Teletext delivers news, sports scores, stock quotes and entertainment listings by decoding data embedded in the TV signal's vertical blanking interval.

Mounting competition from DBS player British Sky Broadcasting Group plc and its interactive "Open" service also played a likely role in NTL's assertive moves involving ITV and set-top centric broadband services, Stroud said.


Meanwhile, back in the U.S., Comcast is thinking thin — at least for now.

Those thoughts started with the integration of Liberate's thin-client Compact software with TV Guide Interactive and video-on-demand applications. Insight Communications Co. has already integrated Liberate's Compact platform with a portion of its deployed DCT-2000s.

Comcast said that strategy will give it a platform from which to migrate to the more advanced, standards-based OpenCable Application Platform (OCAP), which is being developed by Cable Television Laboratories Inc. and software authors such as Liberate, Microsoft Corp., Sun Microsystems, PowerTV Inc., OpenTV Corp. and Canal Plus U.S. Technologies.

Both Comcast and Liberate would not give specifics when asked whether the integration agreement is essentially a stepping stone to a mass deployment of Liberate's Compact software on legacy DCT-2000 boxes.

But Comcast — which reported 1.56 million digital subscribers as of March 31 and has had discussions with Motorola about an interim, beefed-up DCT-2000-class box — plans to at least try Liberate's thin-client platform in consumer homes by the end of this year, an MSO spokeswoman said.

"It's not a full-scale deployment of Liberate," she said, adding that Liberate's platform will be the first that Comcast will use to run multiple applications on the DCT-2000.

"This is a precursor to us getting a deployment agreement with Comcast sometime in the future," added Liberate vice president of marketing Charlie Tritschler.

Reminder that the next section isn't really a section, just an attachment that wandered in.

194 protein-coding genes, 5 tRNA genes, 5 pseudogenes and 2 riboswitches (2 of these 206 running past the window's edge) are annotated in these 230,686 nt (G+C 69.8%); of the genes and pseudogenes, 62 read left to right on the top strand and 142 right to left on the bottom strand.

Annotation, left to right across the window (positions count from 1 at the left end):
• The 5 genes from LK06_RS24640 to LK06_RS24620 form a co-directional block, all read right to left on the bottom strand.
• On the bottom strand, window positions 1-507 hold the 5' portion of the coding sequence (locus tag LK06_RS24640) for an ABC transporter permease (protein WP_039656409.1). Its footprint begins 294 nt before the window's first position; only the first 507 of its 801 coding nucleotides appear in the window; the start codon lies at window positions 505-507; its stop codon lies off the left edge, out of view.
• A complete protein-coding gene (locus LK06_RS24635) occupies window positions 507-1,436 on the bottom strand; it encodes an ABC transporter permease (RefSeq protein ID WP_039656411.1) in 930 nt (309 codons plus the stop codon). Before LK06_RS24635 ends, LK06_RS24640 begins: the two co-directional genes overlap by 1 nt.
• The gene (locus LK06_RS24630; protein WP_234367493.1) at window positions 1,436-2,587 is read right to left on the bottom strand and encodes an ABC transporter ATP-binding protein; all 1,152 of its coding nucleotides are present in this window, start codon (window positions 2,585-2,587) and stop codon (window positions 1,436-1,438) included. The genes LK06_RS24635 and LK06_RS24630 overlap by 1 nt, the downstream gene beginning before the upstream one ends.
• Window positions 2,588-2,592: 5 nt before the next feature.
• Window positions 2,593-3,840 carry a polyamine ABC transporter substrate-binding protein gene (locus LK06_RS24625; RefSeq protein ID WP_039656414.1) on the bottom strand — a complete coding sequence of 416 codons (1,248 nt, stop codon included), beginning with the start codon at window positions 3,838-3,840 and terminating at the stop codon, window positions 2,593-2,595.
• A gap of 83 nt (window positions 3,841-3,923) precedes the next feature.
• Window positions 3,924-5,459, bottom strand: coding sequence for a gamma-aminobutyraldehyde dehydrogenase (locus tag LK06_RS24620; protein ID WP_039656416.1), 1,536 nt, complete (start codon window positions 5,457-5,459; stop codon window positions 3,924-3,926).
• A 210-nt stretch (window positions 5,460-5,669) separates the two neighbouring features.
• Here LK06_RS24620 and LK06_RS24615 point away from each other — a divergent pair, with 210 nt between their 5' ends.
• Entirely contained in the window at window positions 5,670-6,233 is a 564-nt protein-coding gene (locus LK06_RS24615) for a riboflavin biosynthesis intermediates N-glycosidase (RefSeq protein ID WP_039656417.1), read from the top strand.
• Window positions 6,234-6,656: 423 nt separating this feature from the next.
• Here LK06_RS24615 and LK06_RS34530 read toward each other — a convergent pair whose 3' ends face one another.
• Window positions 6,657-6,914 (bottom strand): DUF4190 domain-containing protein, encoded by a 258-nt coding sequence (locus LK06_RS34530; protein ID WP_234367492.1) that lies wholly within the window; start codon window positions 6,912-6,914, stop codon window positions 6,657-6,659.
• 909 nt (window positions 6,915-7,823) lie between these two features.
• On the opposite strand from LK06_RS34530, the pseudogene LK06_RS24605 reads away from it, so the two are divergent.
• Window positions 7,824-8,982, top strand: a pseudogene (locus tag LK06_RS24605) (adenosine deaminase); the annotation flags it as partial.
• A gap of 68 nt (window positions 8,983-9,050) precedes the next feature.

Comcast's initial Liberate trials will likely feature an application "variety pack" from Liberate partner MetaTV, Tritschler said. Comcast also is testing Liberate's thicker software stack on DCT-5000s, but in a more limited laboratory setting.

Still missing in Comcast's set-top box puzzle is Liberate competitor Microsoft Corp., which in 1997 invested $1 billion in the MSO to fuel construction of its broadband infrastructure. That investment predated the Microsoft TV platform.

Microsoft TV director of marketing Ed Graczyk said his company does not have any deployment deals with Comcast.

"We're talking to all of the big [MSOs]," he said. "Comcast is a company we know pretty well."

Comcast vice president of digital television Mark Hess confirmed in an interview last month that the MSO has not brought the Microsoft TV platform into the lab. "We've seen demos, but we haven't taken that step yet," he said.

Though Microsoft TV's thin-client software has mostly focused on the international cable market, Graczyk said ITV talk in the U.S. involving the DCT-2000 is starting to heat up, and could open a window of opportunity for the company's low-end set-top software.

Microsoft's thin-client products are Microsoft TV Basic Digital, a host-based middleware application, and the Microsoft TV Access Channel Server, a headend-based approach that's the result of the software giant's acquisition of Peach Networks Inc.

Although Liberate appears to be racking up confidence among MSOs that want to launch limited ITV applications on legacy digital set-tops, time will tell if Microsoft's low-end software will present a strong enough differentiator for it to make an impact in the U.S., Allied Business Intelligence Inc. analyst Joshua Wise said.

"[Microsoft] might be down, but they're definitely not out," Wise said.